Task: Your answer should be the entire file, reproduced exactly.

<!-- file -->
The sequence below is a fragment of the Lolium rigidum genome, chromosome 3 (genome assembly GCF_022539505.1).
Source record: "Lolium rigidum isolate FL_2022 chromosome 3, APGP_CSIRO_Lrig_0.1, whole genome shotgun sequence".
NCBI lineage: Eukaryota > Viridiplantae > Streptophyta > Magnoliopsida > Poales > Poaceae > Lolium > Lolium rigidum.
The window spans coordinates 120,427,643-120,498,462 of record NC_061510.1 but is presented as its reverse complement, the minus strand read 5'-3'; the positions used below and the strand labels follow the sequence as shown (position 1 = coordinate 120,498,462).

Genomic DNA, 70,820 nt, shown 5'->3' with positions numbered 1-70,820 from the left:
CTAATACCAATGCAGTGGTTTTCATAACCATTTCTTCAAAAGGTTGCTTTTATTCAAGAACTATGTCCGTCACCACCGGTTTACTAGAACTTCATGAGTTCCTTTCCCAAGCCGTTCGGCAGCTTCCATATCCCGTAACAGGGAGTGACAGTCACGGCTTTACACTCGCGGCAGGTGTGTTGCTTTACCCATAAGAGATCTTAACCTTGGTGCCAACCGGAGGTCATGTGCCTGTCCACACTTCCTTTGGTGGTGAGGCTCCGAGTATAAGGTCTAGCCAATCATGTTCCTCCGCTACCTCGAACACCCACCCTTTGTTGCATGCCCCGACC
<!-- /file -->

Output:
The sequence below is a fragment of the Lolium rigidum genome, chromosome 3 (genome assembly GCF_022539505.1).
Source record: "Lolium rigidum isolate FL_2022 chromosome 3, APGP_CSIRO_Lrig_0.1, whole genome shotgun sequence".
NCBI lineage: Eukaryota > Viridiplantae > Streptophyta > Magnoliopsida > Poales > Poaceae > Lolium > Lolium rigidum.
The window spans coordinates 120,427,643-120,498,462 of record NC_061510.1 but is presented as its reverse complement, the minus strand read 5'-3'; the positions used below and the strand labels follow the sequence as shown (position 1 = coordinate 120,498,462).

Genomic DNA, 70,820 nt, shown 5'->3' with positions numbered 1-70,820 from the left:
CTAATACCAATGCAGTGGTTTTCATAACCATTTCTTCAAAAGGTTGCTTTTATTCAAGAACTATGTCCGTCACCACCGGTTTACTAGAACTTCATGAGTTCCTTTCCCAAGCCGTTCGGCAGCTTCCATATCCCGTAACAGGGAGTGACAGTCACGGCTTTACACTCGCGGCAGGTGTGTTGCTTTACCCATAAGAGATCTTAACCTTGGTGCCAACCGGAGGTCATGTGCCTGTCCACACTTCCTTTGGTGGTGAGGCTCCGAGTATAAGGTCTAGCCAATCATGTTCCTCCGCTACCTCGAACACCCACCCTTTGTTGCATGCCCCGACC